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Watchmen
Review by TheNameless, February 13th 2007, 15:04:56
Who watches the Watchmen?
The Comedian is dead. And so is the world of the real superheroes.
That is the Situation at the beginning of the comic "Watchmen"
by Alan Moore (writer) and Dave Gibbons (illustrator/letterer).
Many people refer to this piece of artwork as more than a comic:
A graphic novel. These are some sort of illustrated stories which try not to
be just thoughtless entertainment. It won many awards since its publication 1986/87 including the famous Hugo award and is part of Time Magazine's list of the 100 best novels.
It imagines a world in which the superheroes became real. But not like
Superman. Alan Moore places Normal people in costumes and puts them
in the deep and dark world of the cold war.

The Story
Edward Blake was killed. Thrown out of the window of his apartment in a skyscraper in downtown New York. No Clues.
He was formerly known as The Comedian, a masked vigilante
who used to fight crime in the streets. It is now the mid-eighties and since the Keen Act, crimefighting in costumes is against the law and most superheroes retired. Some of them wrote their autobiography, some are working for the government and some get killed.
And one of them is still active. His name is Rorschach and most people
regard him as completely insane. He investigates the recent killings of former masked adventurers. He talks to retired villains and old friends but the case just doesn't seem to make sense. Meanwhile Russia invades Pakistan and tanks gather in east germany. Will the president consider a first strike on the enemy? The whole world is on the edge of nuclear doom. The story takes place under the dark preapocalyptik mood before a third world war.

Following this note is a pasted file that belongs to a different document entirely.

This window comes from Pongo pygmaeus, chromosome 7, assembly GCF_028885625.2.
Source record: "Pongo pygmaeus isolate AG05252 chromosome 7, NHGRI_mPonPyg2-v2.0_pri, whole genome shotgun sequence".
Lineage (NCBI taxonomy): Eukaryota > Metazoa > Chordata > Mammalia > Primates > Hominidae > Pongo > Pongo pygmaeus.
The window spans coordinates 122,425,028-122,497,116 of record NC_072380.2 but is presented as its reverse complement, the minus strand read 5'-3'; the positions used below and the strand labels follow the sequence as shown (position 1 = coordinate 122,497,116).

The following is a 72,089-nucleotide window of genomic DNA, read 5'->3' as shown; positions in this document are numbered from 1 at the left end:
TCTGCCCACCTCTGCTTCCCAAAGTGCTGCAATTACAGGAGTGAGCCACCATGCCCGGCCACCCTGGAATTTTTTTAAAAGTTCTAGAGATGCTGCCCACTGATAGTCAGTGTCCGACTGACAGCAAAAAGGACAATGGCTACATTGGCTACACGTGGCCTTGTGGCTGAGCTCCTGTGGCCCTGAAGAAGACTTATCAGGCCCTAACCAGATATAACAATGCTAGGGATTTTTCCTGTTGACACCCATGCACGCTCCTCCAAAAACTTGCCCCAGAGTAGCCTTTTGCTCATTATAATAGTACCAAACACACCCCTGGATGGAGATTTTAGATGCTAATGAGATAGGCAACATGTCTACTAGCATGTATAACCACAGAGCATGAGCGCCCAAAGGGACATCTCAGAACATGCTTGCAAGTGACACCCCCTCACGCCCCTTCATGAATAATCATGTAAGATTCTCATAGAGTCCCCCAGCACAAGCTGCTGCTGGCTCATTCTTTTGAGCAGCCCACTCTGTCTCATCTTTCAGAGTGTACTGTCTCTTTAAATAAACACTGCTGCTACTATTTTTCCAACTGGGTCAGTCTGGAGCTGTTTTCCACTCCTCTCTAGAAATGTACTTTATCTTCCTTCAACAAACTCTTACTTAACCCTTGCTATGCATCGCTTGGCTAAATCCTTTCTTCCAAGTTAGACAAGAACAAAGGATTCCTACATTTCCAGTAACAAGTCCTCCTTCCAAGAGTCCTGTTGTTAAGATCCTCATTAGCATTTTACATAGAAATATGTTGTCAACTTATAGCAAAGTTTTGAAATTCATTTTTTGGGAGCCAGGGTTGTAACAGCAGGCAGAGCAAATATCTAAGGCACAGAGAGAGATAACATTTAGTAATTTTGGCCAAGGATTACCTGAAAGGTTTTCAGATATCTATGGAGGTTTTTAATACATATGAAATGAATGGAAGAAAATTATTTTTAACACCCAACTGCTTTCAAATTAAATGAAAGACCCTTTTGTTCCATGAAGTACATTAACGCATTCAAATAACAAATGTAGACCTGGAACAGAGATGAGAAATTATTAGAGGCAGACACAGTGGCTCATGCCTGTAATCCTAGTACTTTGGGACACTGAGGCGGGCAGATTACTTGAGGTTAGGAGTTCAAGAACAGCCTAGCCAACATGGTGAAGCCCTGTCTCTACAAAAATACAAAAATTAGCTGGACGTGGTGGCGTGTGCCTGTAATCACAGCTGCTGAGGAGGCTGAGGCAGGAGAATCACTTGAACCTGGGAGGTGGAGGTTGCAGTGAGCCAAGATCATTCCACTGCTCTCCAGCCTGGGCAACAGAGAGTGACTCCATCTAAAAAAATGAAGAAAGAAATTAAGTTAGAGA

The heroes who started acting in the late thirties were outlawed in their second generation in 1977. They are just as powerless, as the rest.
The uncertainty principle lives.
Schroedinger's Humankind: Is it dead or alive?

Narrating Technique
The story isn't verly linear. There is no real main character.
It's told from the point of view of various persons and has a busload full of
subplots. They seem to be independent, describing the world the story
takes place in, but in the end they are all connected. The reader realizes that
at the end of the story, so somehow with all the little but important hints
you overlooked at the first perusal, you almost get forced to read it again.
The second time you're gonna be even more impressed reading it.
Watchmen is devided into 12 Chapters, each ending with 3 to 4 pages of texts from this world. For example an excerpt from the autobio of one of
the first masked vigilantes, describing why he became one. Or newspaperarticles from the New Frontiersman, a rightwing paper.
The sources couldn't be more different. All written in their own authentic style, just like each and every individual charakter has its own way of speaking. The texts create a whole lot of atmosphere, interrupt the comic reading a bit, though.